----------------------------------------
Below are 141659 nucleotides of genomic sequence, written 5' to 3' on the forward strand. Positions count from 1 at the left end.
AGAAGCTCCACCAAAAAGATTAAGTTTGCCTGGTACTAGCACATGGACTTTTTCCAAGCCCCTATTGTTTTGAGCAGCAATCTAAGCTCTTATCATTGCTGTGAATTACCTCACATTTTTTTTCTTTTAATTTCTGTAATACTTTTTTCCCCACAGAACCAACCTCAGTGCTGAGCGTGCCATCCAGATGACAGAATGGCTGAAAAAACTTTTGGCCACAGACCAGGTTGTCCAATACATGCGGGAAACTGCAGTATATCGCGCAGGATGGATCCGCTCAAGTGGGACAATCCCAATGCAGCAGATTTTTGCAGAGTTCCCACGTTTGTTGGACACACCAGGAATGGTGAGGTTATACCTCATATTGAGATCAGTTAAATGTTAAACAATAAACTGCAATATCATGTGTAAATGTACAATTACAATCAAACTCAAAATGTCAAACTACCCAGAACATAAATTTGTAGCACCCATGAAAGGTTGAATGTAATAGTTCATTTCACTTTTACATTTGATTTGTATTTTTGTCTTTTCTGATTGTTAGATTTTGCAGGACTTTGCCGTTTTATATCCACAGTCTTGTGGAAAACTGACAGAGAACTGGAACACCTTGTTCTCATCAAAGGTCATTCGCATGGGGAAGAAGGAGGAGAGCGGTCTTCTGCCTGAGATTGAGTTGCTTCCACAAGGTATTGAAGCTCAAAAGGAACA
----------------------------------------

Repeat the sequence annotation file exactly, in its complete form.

Below are 141659 nucleotides of genomic sequence, written 5' to 3' on the forward strand. Positions count from 1 at the left end.
AGAAGCTCCACCAAAAAGATTAAGTTTGCCTGGTACTAGCACATGGACTTTTTCCAAGCCCCTATTGTTTTGAGCAGCAATCTAAGCTCTTATCATTGCTGTGAATTACCTCACATTTTTTTTCTTTTAATTTCTGTAATACTTTTTTCCCCACAGAACCAACCTCAGTGCTGAGCGTGCCATCCAGATGACAGAATGGCTGAAAAAACTTTTGGCCACAGACCAGGTTGTCCAATACATGCGGGAAACTGCAGTATATCGCGCAGGATGGATCCGCTCAAGTGGGACAATCCCAATGCAGCAGATTTTTGCAGAGTTCCCACGTTTGTTGGACACACCAGGAATGGTGAGGTTATACCTCATATTGAGATCAGTTAAATGTTAAACAATAAACTGCAATATCATGTGTAAATGTACAATTACAATCAAACTCAAAATGTCAAACTACCCAGAACATAAATTTGTAGCACCCATGAAAGGTTGAATGTAATAGTTCATTTCACTTTTACATTTGATTTGTATTTTTGTCTTTTCTGATTGTTAGATTTTGCAGGACTTTGCCGTTTTATATCCACAGTCTTGTGGAAAACTGACAGAGAACTGGAACACCTTGTTCTCATCAAAGGTCATTCGCATGGGGAAGAAGGAGGAGAGCGGTCTTCTGCCTGAGATTGAGTTGCTTCCACAAGGTATTGAAGCTCAAAAGGAACA